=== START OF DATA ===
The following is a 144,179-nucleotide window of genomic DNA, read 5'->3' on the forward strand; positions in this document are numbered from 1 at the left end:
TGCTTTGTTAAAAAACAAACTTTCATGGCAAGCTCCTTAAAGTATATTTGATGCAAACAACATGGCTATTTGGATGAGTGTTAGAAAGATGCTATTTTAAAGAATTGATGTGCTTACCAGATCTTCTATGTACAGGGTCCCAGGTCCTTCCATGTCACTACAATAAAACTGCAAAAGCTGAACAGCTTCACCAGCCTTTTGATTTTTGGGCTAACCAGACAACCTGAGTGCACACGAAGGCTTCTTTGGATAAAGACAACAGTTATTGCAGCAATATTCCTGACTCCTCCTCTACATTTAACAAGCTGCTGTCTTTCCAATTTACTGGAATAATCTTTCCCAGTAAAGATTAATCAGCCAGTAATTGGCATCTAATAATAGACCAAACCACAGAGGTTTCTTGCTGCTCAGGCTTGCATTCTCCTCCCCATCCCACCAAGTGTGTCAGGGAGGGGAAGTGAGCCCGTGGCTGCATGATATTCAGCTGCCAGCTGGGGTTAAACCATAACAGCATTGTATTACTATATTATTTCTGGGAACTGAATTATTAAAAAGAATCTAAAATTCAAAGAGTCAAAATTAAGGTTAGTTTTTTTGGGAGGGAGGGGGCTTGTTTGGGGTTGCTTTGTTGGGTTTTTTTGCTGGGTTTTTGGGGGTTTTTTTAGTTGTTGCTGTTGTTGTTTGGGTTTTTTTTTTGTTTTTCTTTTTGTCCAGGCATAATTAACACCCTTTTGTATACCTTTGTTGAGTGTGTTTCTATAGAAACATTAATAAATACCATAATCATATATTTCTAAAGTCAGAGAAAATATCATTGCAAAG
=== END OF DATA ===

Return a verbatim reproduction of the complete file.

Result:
The following is a 144,179-nucleotide window of genomic DNA, read 5'->3' on the forward strand; positions in this document are numbered from 1 at the left end:
TGCTTTGTTAAAAAACAAACTTTCATGGCAAGCTCCTTAAAGTATATTTGATGCAAACAACATGGCTATTTGGATGAGTGTTAGAAAGATGCTATTTTAAAGAATTGATGTGCTTACCAGATCTTCTATGTACAGGGTCCCAGGTCCTTCCATGTCACTACAATAAAACTGCAAAAGCTGAACAGCTTCACCAGCCTTTTGATTTTTGGGCTAACCAGACAACCTGAGTGCACACGAAGGCTTCTTTGGATAAAGACAACAGTTATTGCAGCAATATTCCTGACTCCTCCTCTACATTTAACAAGCTGCTGTCTTTCCAATTTACTGGAATAATCTTTCCCAGTAAAGATTAATCAGCCAGTAATTGGCATCTAATAATAGACCAAACCACAGAGGTTTCTTGCTGCTCAGGCTTGCATTCTCCTCCCCATCCCACCAAGTGTGTCAGGGAGGGGAAGTGAGCCCGTGGCTGCATGATATTCAGCTGCCAGCTGGGGTTAAACCATAACAGCATTGTATTACTATATTATTTCTGGGAACTGAATTATTAAAAAGAATCTAAAATTCAAAGAGTCAAAATTAAGGTTAGTTTTTTTGGGAGGGAGGGGGCTTGTTTGGGGTTGCTTTGTTGGGTTTTTTTGCTGGGTTTTTGGGGGTTTTTTTAGTTGTTGCTGTTGTTGTTTGGGTTTTTTTTTTGTTTTTCTTTTTGTCCAGGCATAATTAACACCCTTTTGTATACCTTTGTTGAGTGTGTTTCTATAGAAACATTAATAAATACCATAATCATATATTTCTAAAGTCAGAGAAAATATCATTGCAAAG